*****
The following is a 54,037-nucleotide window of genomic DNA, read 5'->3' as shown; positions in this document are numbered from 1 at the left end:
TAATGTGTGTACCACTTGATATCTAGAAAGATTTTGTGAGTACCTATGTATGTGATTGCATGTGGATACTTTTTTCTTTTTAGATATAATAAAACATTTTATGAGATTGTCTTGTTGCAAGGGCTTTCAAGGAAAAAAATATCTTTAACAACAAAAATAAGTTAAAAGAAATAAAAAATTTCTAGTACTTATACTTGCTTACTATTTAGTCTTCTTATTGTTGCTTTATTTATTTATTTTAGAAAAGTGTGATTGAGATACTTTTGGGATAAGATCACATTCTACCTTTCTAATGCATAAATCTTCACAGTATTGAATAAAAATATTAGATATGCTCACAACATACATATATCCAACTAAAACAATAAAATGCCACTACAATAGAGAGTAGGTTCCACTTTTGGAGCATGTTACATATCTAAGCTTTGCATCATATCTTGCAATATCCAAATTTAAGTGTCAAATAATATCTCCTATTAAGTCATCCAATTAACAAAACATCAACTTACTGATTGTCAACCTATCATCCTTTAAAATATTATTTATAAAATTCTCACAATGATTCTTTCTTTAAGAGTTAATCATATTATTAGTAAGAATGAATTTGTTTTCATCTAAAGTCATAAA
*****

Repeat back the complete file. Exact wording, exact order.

The following is a 54,037-nucleotide window of genomic DNA, read 5'->3' as shown; positions in this document are numbered from 1 at the left end:
TAATGTGTGTACCACTTGATATCTAGAAAGATTTTGTGAGTACCTATGTATGTGATTGCATGTGGATACTTTTTTCTTTTTAGATATAATAAAACATTTTATGAGATTGTCTTGTTGCAAGGGCTTTCAAGGAAAAAAATATCTTTAACAACAAAAATAAGTTAAAAGAAATAAAAAATTTCTAGTACTTATACTTGCTTACTATTTAGTCTTCTTATTGTTGCTTTATTTATTTATTTTAGAAAAGTGTGATTGAGATACTTTTGGGATAAGATCACATTCTACCTTTCTAATGCATAAATCTTCACAGTATTGAATAAAAATATTAGATATGCTCACAACATACATATATCCAACTAAAACAATAAAATGCCACTACAATAGAGAGTAGGTTCCACTTTTGGAGCATGTTACATATCTAAGCTTTGCATCATATCTTGCAATATCCAAATTTAAGTGTCAAATAATATCTCCTATTAAGTCATCCAATTAACAAAACATCAACTTACTGATTGTCAACCTATCATCCTTTAAAATATTATTTATAAAATTCTCACAATGATTCTTTCTTTAAGAGTTAATCATATTATTAGTAAGAATGAATTTGTTTTCATCTAAAGTCATAAA